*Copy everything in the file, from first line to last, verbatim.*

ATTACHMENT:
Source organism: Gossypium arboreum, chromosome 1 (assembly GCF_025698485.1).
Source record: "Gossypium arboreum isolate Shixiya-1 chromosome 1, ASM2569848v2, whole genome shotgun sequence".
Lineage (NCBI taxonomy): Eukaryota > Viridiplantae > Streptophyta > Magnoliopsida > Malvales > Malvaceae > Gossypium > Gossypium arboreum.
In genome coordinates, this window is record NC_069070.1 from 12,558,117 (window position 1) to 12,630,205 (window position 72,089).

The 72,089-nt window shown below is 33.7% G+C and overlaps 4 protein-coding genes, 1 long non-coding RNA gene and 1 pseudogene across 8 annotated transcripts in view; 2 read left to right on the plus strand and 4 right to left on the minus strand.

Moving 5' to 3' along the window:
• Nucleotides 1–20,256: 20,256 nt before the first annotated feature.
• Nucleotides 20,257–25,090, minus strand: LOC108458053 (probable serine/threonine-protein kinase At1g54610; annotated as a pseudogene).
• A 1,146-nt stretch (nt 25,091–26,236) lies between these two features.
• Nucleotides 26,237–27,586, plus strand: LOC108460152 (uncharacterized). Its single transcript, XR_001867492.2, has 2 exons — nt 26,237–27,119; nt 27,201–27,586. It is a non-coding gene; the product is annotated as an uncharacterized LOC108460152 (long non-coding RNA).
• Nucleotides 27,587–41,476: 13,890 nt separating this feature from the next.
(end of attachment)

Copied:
Source organism: Gossypium arboreum, chromosome 1 (assembly GCF_025698485.1).
Source record: "Gossypium arboreum isolate Shixiya-1 chromosome 1, ASM2569848v2, whole genome shotgun sequence".
Lineage (NCBI taxonomy): Eukaryota > Viridiplantae > Streptophyta > Magnoliopsida > Malvales > Malvaceae > Gossypium > Gossypium arboreum.
In genome coordinates, this window is record NC_069070.1 from 12,558,117 (window position 1) to 12,630,205 (window position 72,089).

The 72,089-nt window shown below is 33.7% G+C and overlaps 4 protein-coding genes, 1 long non-coding RNA gene and 1 pseudogene across 8 annotated transcripts in view; 2 read left to right on the plus strand and 4 right to left on the minus strand.

Moving 5' to 3' along the window:
• Nucleotides 1–20,256: 20,256 nt before the first annotated feature.
• Nucleotides 20,257–25,090, minus strand: LOC108458053 (probable serine/threonine-protein kinase At1g54610; annotated as a pseudogene).
• A 1,146-nt stretch (nt 25,091–26,236) lies between these two features.
• Nucleotides 26,237–27,586, plus strand: LOC108460152 (uncharacterized). Its single transcript, XR_001867492.2, has 2 exons — nt 26,237–27,119; nt 27,201–27,586. It is a non-coding gene; the product is annotated as an uncharacterized LOC108460152 (long non-coding RNA).
• Nucleotides 27,587–41,476: 13,890 nt separating this feature from the next.